Internet Mobilises in Campaign Against Censorship

By Hannah Mudge

Conservatives calling for the banning of 'controversial' literature in schools is nothing new. But what happens when fans, teachers and authors fight back?

It's always interesting to keep up with the lists of books which are most challenged or banned by public libraries and schools. Just recently I came across a list of the 100 most challenged books from 1990 to 1999 and it read like a catalogue of the sort of books most people consider a 'rite of passage' for young adult readers. Making last year's top ten were novels such as The Catcher in the Rye, To Kill A Mockingbird and The Perks of Being A Wallflower. These books appear on the 'most challenged' list year after year. But this autumn, teachers, fans and authors alike are leading the charge in showing their support for one challenged novel in particular.

That book is Speak, by Laurie Halse Anderson. Published in 1999, this New York Times bestseller tells the story of Melinda, a high school freshman who becomes a victim of date rape after attending a party. Since publication the book has often been challenged, leading Anderson to speak out against censorship and show her support for all books which deal with such difficult but very real issues.

But in September this year, a man called Wesley Scroggins began denouncing the book. Dr Scroggins, a business professor at Missouri State University, wrote an opinion piece for the Missouri News-Leader in which he called for Speak to be banned in schools, along with Twenty Boy Summer by Sarah Ockler and Kurt Vonnegut's Slaughterhouse Five. He wrote:

"In high school English classes, children are required to read and view material that should be classified as soft pornography. One such book is called Speak...This is a book about a very dysfunctional family. Schoolteachers are losers, adults are losers and the cheerleading squad scores more than the football team. They have sex on Saturday night and then are goddesses at church on Sunday morning. The cheer squad also gets their group-rate abortions at prom time. "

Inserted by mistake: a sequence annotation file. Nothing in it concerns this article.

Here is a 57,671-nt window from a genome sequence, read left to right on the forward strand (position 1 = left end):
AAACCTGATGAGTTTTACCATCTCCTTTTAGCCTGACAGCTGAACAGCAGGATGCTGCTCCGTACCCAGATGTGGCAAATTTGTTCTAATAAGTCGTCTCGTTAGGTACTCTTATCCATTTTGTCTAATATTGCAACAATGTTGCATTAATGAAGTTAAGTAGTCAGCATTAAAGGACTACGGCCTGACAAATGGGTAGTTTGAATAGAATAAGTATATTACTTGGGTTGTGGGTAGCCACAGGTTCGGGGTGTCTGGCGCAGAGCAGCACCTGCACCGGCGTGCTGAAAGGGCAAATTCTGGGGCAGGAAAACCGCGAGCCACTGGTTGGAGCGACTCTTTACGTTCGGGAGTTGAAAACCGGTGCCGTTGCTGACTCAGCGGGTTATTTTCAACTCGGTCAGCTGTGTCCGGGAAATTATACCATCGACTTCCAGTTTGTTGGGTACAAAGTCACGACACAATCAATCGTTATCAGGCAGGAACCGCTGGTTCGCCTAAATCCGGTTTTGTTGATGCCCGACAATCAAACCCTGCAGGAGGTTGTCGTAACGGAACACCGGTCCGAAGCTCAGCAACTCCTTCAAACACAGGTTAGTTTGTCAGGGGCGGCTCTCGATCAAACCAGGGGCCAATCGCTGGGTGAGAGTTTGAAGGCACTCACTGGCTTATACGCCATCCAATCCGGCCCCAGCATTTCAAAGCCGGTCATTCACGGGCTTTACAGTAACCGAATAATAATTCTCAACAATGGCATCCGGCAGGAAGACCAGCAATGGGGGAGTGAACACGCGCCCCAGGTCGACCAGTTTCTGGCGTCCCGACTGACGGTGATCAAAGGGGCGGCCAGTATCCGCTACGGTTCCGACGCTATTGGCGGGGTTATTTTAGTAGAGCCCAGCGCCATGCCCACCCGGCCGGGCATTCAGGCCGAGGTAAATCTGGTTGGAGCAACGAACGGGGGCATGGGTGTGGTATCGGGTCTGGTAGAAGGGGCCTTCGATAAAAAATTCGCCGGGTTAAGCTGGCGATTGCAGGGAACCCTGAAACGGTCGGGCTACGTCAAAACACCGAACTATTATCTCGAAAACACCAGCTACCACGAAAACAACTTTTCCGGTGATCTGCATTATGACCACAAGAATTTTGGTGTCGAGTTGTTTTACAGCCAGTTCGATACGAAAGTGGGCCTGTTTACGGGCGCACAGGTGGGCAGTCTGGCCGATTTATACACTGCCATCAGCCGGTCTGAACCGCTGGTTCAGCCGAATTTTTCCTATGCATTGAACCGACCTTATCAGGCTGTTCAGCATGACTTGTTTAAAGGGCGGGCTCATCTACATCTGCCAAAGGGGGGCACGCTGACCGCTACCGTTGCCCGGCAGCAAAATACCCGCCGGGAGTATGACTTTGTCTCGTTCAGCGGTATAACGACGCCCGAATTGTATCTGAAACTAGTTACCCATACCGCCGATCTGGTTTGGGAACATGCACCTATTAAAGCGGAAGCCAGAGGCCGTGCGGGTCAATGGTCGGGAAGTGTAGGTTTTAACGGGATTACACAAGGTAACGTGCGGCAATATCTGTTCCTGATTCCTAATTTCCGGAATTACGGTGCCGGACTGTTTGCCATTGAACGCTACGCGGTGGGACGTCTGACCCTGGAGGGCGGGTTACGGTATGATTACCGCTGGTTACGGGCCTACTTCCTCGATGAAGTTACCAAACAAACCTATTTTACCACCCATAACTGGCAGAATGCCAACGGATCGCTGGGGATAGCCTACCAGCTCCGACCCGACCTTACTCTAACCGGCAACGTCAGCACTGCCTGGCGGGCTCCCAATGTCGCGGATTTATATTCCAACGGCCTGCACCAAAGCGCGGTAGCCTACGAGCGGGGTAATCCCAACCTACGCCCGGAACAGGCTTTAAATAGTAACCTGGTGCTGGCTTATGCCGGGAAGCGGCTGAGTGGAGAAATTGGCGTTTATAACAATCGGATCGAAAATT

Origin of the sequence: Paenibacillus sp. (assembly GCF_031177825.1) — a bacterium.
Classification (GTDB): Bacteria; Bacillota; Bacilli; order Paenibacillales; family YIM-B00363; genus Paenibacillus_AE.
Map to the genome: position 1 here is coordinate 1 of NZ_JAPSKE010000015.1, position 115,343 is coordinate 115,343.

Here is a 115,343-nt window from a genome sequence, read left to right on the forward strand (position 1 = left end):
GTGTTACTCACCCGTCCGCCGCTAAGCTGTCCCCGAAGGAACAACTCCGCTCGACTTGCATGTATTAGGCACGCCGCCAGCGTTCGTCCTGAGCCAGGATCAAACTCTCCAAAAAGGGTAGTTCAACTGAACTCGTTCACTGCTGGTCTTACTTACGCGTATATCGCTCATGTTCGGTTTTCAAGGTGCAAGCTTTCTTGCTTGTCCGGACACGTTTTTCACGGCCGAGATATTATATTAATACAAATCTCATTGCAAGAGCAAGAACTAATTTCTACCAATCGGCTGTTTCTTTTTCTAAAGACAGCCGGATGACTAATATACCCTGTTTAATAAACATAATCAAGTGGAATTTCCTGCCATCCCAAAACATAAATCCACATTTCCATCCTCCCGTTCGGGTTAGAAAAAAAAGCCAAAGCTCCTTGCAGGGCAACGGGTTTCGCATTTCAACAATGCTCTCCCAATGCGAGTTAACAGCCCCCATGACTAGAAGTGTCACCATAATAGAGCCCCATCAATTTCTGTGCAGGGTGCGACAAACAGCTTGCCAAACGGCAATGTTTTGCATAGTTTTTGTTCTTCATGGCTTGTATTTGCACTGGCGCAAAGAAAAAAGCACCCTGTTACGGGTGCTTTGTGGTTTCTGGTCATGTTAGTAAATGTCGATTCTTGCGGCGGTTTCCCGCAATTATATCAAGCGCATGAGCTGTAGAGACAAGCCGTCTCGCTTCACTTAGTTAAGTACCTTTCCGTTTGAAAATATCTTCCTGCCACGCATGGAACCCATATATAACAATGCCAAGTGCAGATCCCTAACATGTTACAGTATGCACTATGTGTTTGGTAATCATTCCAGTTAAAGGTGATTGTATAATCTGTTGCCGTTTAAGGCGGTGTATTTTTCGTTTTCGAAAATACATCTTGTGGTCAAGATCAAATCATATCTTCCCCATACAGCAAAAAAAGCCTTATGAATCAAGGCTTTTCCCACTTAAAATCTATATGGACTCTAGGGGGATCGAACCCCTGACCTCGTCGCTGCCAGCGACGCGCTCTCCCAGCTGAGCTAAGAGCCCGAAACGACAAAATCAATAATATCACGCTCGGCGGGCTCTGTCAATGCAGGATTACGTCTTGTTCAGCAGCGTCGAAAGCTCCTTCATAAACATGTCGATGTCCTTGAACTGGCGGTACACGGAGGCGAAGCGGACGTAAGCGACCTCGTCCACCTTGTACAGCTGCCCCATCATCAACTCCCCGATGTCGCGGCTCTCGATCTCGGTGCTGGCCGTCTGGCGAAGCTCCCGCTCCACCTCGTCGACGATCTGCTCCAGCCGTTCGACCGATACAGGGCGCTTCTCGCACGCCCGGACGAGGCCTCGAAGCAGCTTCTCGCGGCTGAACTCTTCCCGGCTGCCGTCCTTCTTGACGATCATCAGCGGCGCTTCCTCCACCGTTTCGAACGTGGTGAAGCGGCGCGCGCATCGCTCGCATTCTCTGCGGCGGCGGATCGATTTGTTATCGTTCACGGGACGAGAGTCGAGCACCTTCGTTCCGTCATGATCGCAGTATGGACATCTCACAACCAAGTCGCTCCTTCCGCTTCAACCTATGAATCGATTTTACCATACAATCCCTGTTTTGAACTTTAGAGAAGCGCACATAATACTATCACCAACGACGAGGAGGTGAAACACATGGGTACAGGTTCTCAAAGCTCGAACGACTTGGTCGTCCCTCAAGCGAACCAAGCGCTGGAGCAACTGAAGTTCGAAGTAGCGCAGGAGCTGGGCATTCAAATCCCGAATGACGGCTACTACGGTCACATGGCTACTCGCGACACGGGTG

Now this Wesley Scroggins is apparently a fundamentalist Christian. So I think it's safe to say that whenever a book contains material related to sex, alcohol and angsty teenagers, he's probably going to be against it. It's just how these things seem to work.

Those who believe that young people should think and behave a certain way usually see these things as likely to lead them astray and encourage them to live the 'wrong sort' of life - much like those who believe in banning sex education because it might encourage teens to have sex.

But I wonder if he realised how instant and how major the backlash against his remarks was going to be? On her blog, Anderson denounced his actions, quite rightly picking up on the somewhat disturbing fact that Scroggins is making out that rape is simply a matter of 'pornography'. She called upon fans to speak out and tell their stories, to tell of how the book had impacted their lives and the damage that 'covering up' the fact that abuse happens causes.

And speak out they did. Many students at MSU were quick to condemn Scroggins. Judy Blume, herself a mainstay on the banned books list (I think we all know that Are You There God? It's Me, Margaret? and Forever are pretty much essential reading for young girls) wrote to the National Council Against Censorship to express her support for Anderson. A campaign website, Speak Loudly, and accompanying Twitter hashtag were started up by a group of teachers, librarians and authors. And blog post upon blog post has been written by people who were deeply affected by the book.

In an interview with School Library Journal, Anderson herself said:

"I have heard from many survivors of sexual assault who told me that they didn't dare tell anyone about being attacked. They held in the physical and emotional trauma, sometimes for decades. Often they turned to drugs, alcohol, or cutting to cope with the emotional pain. Then they read Speak. Melinda gave them the courage to speak up for the first time, to tell what happened, and to get the help they deserved."

That's why it's important that books like Speak are accessible to all. Young adult fiction which deals with 'issues' isn't a bad thing. It raises awareness, helps people feel they're not alone and gives them the courage to tell people about what they're going through.

Banning such literature won't help anyone - in fact all it will do is push 'issues' under the carpet, which is perhaps what people like Scroggins want. The education of young people about abuse, about relationships and about the problems they might well go through is vital and keeping them in the dark achieves nothing (cheers for that, abstinence-only sex education).

The school board which received his complaints has yet to make a decision on the matter. Personally I'm hoping that the uproar surrounding the matter has made a big enough impact to make sure Speak - and other books which address important issues - stay on the shelves. It's great to see people mobilising against narrow-mindedness in such a way and I wonder if it could affect decisions on censorship in a more major way in the future.

Hannah Mudge writes about all things news and feminism-themed for BitchBuzz. You can also read her blog, We Mixed Our Drinks or follow her tweets as @boudledidge.

Image via covs97's Flickr.

Wed, 15 Dec 2010 13:00 (GMT+00)
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